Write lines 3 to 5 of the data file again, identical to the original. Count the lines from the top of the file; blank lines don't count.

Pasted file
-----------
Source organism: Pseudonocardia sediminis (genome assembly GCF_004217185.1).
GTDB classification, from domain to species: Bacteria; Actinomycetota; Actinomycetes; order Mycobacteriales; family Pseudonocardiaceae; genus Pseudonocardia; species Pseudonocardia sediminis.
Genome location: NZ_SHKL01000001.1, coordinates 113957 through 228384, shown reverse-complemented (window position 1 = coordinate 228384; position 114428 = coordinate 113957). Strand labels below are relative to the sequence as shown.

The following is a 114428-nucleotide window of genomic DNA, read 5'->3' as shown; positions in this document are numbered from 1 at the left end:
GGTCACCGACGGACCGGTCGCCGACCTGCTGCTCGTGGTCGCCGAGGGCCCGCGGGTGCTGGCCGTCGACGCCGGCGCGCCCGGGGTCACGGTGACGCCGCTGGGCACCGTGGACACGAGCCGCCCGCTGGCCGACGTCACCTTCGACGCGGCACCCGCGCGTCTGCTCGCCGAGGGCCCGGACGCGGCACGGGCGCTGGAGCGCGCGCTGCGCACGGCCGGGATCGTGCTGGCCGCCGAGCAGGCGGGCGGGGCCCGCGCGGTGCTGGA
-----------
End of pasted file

Genome location: NZ_SHKL01000001.1, coordinates 113957 through 228384, shown reverse-complemented (window position 1 = coordinate 228384; position 114428 = coordinate 113957). Strand labels below are relative to the sequence as shown.

The following is a 114428-nucleotide window of genomic DNA, read 5'->3' as shown; positions in this document are numbered from 1 at the left end:
GGTCACCGACGGACCGGTCGCCGACCTGCTGCTCGTGGTCGCCGAGGGCCCGCGGGTGCTGGCCGTCGACGCCGGCGCGCCCGGGGTCACGGTGACGCCGCTGGGCACCGTGGACACGAGCCGCCCGCTGGCCGACGTCACCTTCGACGCGGCACCCGCGCGTCTGCTCGCCGAGGGCCCGGACGCGGCACGGGCGCTGGAGCGCGCGCTGCGCACGGCCGGGATCGTGCTGGCCGCCGAGCAGGCGGGCGGGGCCCGCGCGGTGCTGGA